Katrina Journal
Slidell, LA — September 2005

Hungry, Anyone?

How do you prove you’re hungry? What constitutes need?

As I joked with people coming through the feeding line outside of Grace Memorial Baptist Church, I would tell some of them they were not allowed to cross a certain line in the pavement unless they were hungry. One seven-year-old jumped across the line with a “You’re on!” expression on his face.

I greeted some with a declaration of, “We have two rules here. You have to be hungry to stay in this line, but you are not allowed to leave if you are still hungry.” I warned others that the food wouldn’t do them much good, for they would just get hungry again. If they were willing to take that risk, we would let them come back for another meal.

I got a lot of laughter, smiles, and open doors to talk further with the people we were serving. What I never got was any valid answer to prove that anyone was hungry. How do you prove that you are hungry, anyway? How do we even define hunger?

I missed a couple of meals during the week, but I could not claim to have needed them. I had snacks available to me twenty-four hours a day. I had money to purchase food and the ability to return home at will. I lost about four pounds during the week, but I am in no wise trying to locate them! I’d be just as happy to misplace another ten.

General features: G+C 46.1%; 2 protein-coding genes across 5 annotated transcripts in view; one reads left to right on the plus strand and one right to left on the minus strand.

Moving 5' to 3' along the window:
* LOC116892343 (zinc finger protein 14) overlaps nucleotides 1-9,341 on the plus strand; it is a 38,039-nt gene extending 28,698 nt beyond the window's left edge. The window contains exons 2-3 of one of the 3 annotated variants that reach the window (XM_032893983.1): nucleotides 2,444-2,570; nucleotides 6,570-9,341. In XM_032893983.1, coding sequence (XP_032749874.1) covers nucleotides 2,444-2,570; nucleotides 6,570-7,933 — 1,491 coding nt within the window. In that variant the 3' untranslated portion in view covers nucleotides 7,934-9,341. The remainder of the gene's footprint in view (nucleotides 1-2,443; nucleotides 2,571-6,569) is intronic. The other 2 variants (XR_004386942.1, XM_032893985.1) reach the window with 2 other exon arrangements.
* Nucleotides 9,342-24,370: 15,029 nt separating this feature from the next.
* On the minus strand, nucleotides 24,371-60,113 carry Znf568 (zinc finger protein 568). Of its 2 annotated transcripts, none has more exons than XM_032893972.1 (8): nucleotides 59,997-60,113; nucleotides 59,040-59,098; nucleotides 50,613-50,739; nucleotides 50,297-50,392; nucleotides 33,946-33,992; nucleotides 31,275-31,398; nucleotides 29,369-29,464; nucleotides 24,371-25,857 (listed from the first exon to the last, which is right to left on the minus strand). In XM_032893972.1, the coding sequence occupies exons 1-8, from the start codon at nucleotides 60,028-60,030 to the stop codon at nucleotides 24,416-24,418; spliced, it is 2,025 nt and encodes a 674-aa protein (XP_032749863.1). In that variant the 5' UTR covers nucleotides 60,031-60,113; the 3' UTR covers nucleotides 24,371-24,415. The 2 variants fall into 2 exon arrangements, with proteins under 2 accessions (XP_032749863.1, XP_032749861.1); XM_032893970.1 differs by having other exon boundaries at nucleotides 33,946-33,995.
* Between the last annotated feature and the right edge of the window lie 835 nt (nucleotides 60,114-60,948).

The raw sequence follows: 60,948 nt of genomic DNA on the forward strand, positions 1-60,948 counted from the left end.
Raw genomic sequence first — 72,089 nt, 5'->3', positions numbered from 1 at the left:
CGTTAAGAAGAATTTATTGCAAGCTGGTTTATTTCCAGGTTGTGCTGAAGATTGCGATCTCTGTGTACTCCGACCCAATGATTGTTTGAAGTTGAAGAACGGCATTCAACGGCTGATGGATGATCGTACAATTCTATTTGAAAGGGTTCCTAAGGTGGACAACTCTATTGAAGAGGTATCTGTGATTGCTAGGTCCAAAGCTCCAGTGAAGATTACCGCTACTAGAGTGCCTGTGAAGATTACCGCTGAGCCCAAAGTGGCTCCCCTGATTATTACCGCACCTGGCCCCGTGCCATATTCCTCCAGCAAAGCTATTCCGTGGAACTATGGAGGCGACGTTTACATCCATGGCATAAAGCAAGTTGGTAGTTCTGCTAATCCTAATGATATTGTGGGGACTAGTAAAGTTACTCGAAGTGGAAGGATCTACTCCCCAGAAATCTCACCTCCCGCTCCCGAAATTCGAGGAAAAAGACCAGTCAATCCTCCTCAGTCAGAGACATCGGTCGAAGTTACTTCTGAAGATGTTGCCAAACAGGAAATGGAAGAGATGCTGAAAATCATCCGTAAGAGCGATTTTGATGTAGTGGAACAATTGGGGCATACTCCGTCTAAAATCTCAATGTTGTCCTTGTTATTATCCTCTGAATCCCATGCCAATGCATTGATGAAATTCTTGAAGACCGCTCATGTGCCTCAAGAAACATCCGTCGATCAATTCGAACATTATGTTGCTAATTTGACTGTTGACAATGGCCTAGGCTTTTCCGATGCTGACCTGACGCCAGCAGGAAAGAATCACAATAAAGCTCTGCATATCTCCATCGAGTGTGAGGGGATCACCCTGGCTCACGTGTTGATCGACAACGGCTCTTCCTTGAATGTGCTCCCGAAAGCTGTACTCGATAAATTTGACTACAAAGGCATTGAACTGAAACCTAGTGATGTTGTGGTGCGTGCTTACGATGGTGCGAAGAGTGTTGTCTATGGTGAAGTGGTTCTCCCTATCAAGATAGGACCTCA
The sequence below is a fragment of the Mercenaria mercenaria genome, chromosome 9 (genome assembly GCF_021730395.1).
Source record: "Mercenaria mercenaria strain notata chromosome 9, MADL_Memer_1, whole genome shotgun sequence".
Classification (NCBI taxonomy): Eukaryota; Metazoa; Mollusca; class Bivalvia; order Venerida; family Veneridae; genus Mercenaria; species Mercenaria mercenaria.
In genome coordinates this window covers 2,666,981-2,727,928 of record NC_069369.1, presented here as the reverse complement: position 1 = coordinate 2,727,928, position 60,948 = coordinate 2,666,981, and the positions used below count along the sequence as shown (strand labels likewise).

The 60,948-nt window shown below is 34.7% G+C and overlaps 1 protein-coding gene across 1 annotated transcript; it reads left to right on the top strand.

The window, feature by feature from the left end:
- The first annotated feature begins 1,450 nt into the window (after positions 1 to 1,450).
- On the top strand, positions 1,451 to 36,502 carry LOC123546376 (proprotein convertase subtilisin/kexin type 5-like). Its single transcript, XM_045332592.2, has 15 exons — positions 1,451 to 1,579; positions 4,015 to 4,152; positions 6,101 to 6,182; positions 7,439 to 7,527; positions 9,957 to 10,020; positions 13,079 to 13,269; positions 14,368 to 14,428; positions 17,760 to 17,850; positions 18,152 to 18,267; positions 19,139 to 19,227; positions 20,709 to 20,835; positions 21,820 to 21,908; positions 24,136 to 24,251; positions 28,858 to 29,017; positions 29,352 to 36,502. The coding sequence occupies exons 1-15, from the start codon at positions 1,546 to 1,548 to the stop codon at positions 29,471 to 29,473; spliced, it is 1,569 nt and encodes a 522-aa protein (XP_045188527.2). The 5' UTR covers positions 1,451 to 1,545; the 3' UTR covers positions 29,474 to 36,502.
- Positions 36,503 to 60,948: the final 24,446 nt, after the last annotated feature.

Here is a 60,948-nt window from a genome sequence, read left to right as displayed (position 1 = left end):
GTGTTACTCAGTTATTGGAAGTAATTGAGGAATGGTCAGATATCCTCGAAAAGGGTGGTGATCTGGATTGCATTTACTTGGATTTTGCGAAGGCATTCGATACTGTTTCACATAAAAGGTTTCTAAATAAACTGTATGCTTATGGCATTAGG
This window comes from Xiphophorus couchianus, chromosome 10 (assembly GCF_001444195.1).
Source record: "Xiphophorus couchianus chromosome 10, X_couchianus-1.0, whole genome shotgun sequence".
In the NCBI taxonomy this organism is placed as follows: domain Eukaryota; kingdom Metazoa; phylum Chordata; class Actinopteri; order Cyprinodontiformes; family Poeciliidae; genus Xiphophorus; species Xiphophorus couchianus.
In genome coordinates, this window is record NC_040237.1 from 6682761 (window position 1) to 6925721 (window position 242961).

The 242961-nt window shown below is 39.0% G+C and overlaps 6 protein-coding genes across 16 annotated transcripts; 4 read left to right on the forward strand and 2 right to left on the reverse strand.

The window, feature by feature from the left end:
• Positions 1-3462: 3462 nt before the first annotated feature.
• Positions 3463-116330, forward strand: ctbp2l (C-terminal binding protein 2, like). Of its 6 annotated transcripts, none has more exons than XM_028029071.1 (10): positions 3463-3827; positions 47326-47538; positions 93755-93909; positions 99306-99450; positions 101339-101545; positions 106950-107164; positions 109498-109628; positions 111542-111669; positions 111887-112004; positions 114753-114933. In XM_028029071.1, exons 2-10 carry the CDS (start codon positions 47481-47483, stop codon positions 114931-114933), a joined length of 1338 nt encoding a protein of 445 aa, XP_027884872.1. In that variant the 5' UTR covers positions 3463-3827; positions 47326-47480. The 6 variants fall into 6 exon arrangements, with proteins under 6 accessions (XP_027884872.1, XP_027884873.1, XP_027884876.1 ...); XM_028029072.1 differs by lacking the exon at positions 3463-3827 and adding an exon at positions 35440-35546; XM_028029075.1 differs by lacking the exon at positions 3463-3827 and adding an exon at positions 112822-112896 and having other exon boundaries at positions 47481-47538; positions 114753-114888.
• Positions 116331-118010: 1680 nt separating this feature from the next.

By contrast, I spoke with one family who had not eaten in two days. A work crew from out of town had not had a hot meal in a week. Several families coming through the line reported having had no breakfast since the storm we call Katrina. One extended family of twenty had no food in the house they were sharing. Another family group of fifteen had nothing to eat and no water, either. Another had access to food, but could not locate a source for charcoal to prepare it.

Were we feeding hungry people, or keeping people from getting hungry? What is the difference, anyway? If you had been in the feeding line, how would you have answered a request to prove your hunger?

Two-thirds of the world will go to sleep tonight without getting enough to eat. That is just a normal part of life for them. They don’t know any different. One of the hungriest and poorest nations in the world, Bangladesh, sent a million dollars in aid for the victims of the Katrina disaster.

We fed people who were poor, and people who were accustomed to bounty. We fed people whose resources were in a state of limbo. We fed a man who wanted to work pro bono to help others rebuild, but whose tools were lost in the flood waters of the storm. We fed families who huddled in sleeping quarters without so much as a mattress to offer comfortable rest, let alone food.

How does one measure hunger? We just fed those who wished to eat. We offered food and opened the stores of the bounty at hand. Were there some who “took advantage” of generosity? Sure, but who tells their grandchildren not to have a second helping? Hospitality and generosity are not about serving just enough—they are about making sure the need is met with surplus.

One response came the closest to granting proof of hunger. Some returned to say, “Thank-you,” and bring with them something to share with another in need. These knew what hunger was truly all about. They had awakened to an awareness of the needs of others. Perhaps the rest of us can learn from the tragedy of others to become more aware of others and less concerned with ourselves.

“Blessed are those who experience hunger,” for they will appreciate the blessings of being satisfied.

—©Copyright 2005 Christopher B. Harbin

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